Lianne van Leyen, who lives in Ontario, Canada, is a fiber artist who collects antique stitched samplers. She reproduces them into patterns that others can buy and stitch themselves. Her business is called 1897 Schoolhouse Samplers because she lives in an old one-room schoolhouse. Lianne also works at a living history museum, where she demonstrates cross stitch, quilting, and cooking.
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Lianne van Leyen
Lianne’s website is called 1897schoolhousesamplers.ca
She offers some free sampler patterns on her website here.
Her sampler patterns are sold wholesale to Hoffman Distributing. You can find stores that carry her patterns all over the world on their website.
Lianne is a historical domestic interpreter at Upper Canada Village in Ontario, Canada.
Here are some great takeaways from our conversation:
- Lianne is a collector of stitched samplers. In some cases, the samplers have the girl’s name stitched into it, and sometimes the date. It tells her so much more when she knows when a sampler was completed. This is something to think about when you are making art to give away or sell. I would definitely suggest you put your name on it and you may even want to put the date it was completed so that the new owner, and possibly subsequent owners will know more about when it was made.
- You may not be thinking of your art as something that will be passed on for years, but you really should. Think about the materials you use so that your art will last for a long time. For painters, that may mean spraying or brushing a finish on it to protect it from dust and fading. For jewelers, that may mean using a coated metal that won’t tarnish. For paper artists, you may consider using only archival papers that won’t fade or discolor over time.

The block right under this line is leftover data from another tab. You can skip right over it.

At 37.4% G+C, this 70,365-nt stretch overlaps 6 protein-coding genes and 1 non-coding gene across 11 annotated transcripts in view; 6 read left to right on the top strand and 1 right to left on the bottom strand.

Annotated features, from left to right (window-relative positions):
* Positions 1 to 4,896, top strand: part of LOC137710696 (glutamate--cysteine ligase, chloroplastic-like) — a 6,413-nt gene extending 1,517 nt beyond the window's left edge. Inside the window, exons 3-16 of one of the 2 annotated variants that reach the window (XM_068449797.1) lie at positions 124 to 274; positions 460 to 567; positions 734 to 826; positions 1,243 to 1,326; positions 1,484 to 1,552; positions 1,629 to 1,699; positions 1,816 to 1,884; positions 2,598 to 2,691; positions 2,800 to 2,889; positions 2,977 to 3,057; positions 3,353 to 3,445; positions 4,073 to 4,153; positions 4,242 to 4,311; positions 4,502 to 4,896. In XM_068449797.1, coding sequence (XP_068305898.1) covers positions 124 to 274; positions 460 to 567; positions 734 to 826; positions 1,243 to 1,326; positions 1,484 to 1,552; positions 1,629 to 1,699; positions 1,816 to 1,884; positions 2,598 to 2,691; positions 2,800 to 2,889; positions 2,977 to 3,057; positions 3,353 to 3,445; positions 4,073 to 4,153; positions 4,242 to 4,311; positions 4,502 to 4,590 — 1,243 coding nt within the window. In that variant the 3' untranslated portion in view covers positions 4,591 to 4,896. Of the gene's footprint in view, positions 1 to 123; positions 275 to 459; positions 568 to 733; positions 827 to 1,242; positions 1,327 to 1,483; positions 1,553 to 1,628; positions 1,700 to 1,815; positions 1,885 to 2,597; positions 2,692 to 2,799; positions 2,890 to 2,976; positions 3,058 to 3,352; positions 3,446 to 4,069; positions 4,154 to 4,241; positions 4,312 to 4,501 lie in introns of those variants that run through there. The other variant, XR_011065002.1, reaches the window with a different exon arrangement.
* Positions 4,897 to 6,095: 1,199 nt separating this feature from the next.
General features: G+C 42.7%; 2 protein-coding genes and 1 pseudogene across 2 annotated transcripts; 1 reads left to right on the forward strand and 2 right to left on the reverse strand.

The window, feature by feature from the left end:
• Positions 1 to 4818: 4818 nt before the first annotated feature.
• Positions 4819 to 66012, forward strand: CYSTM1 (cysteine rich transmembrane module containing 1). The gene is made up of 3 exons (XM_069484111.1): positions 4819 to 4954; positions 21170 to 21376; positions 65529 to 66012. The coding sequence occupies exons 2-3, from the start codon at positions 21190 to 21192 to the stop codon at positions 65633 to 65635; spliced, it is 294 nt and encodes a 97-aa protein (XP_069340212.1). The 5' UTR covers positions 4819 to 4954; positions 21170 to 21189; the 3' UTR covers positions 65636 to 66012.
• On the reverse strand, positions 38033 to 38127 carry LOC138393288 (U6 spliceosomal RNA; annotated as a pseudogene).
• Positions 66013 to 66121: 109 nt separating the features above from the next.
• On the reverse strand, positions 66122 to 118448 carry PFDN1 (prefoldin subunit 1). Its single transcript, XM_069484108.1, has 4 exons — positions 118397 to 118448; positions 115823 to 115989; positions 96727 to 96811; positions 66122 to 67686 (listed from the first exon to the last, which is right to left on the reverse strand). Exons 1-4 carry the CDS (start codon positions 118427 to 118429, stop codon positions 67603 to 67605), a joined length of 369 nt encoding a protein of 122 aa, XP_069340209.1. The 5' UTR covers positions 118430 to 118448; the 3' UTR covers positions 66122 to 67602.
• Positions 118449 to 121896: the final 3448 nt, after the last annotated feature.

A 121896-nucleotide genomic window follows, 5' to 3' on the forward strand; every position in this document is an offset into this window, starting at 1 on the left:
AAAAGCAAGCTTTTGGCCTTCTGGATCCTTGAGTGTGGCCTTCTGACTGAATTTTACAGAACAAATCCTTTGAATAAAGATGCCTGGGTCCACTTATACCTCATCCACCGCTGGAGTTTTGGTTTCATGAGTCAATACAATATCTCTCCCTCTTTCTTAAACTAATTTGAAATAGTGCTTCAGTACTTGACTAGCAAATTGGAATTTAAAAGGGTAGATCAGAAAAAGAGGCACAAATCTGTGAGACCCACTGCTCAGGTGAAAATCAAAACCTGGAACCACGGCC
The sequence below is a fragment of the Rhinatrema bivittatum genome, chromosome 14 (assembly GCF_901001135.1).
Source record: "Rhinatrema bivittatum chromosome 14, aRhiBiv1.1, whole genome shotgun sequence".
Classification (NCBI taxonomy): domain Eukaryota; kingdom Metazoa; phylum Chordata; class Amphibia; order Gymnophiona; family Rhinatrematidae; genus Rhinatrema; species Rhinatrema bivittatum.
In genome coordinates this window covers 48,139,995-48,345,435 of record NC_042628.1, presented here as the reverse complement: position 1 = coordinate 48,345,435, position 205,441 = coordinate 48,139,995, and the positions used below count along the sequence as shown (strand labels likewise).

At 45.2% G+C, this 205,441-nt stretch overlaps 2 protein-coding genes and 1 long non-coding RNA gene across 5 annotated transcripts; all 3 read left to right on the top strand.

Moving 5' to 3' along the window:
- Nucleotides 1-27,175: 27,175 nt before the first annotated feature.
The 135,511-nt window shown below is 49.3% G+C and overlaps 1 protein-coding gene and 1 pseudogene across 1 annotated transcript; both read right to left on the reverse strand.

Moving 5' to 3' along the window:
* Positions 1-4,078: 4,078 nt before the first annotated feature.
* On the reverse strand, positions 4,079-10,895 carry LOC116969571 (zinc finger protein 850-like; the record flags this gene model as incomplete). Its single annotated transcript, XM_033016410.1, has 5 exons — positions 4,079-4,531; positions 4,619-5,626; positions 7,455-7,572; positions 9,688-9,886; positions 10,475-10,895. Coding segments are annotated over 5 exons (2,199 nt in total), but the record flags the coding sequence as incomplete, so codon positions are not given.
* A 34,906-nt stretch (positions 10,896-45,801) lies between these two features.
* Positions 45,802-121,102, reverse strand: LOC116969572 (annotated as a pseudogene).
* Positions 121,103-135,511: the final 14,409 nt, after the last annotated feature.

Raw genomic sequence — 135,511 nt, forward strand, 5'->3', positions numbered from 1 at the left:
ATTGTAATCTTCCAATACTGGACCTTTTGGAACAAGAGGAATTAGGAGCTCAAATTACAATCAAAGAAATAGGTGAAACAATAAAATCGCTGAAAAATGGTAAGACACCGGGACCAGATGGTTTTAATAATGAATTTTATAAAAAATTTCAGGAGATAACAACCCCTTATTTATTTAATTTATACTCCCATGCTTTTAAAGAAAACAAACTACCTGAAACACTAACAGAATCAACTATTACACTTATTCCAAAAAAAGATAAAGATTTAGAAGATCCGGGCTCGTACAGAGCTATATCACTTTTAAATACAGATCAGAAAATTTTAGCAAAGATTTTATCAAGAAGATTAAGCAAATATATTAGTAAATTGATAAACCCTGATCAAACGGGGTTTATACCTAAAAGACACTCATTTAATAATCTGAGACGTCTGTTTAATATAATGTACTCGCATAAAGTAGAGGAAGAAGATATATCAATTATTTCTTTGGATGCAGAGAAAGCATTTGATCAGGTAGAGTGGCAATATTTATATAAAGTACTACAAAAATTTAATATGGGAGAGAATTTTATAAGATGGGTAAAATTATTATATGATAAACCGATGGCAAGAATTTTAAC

- Lianne creates her patterns using PC Stitch, which is a cross stitch software.
- One of Lianne’s tried and true techniques when she is recreating a sampler is to walk away from it when she gets stumped. That’s great advice for all artists. If the colors don’t feel right, step away, and look back at it over the next few days, and chances are the colors that really feel right will come to you.
- Lianne has chosen to offer her sampler patterns only through a distributor. She used to sell them retail, but now just sells them wholesale to that company. This is a good option for her because they can get them in individual shops all over the world. This is something you will want to consider if you make things like patterns, prints, or merchandise.
- A lot of artists teach their art skills. Another avenue to look into is the demonstration of your skills. This is when you are making something, and talking through your steps for an audience. For demos, the viewers generally just watch you work rather than make the art with you. Lianne demos cross stitching as well as cooking at a history village. This might be something you would like to seek out once we are doing more things in person.
- Lianne is working with a local Economic Development agency in Ottawa which provides mentoring and business help for entrepreneurs. Look to your own city and county to see if they offer something like that. It’s a very good way to get assistance from experts who can help you get to the next level of your business.
- You may find that there are artist grants available from your city or county right now too. I recommend you apply to everything you find, because the more you go through the application process, the better you will be in describing your business and goals.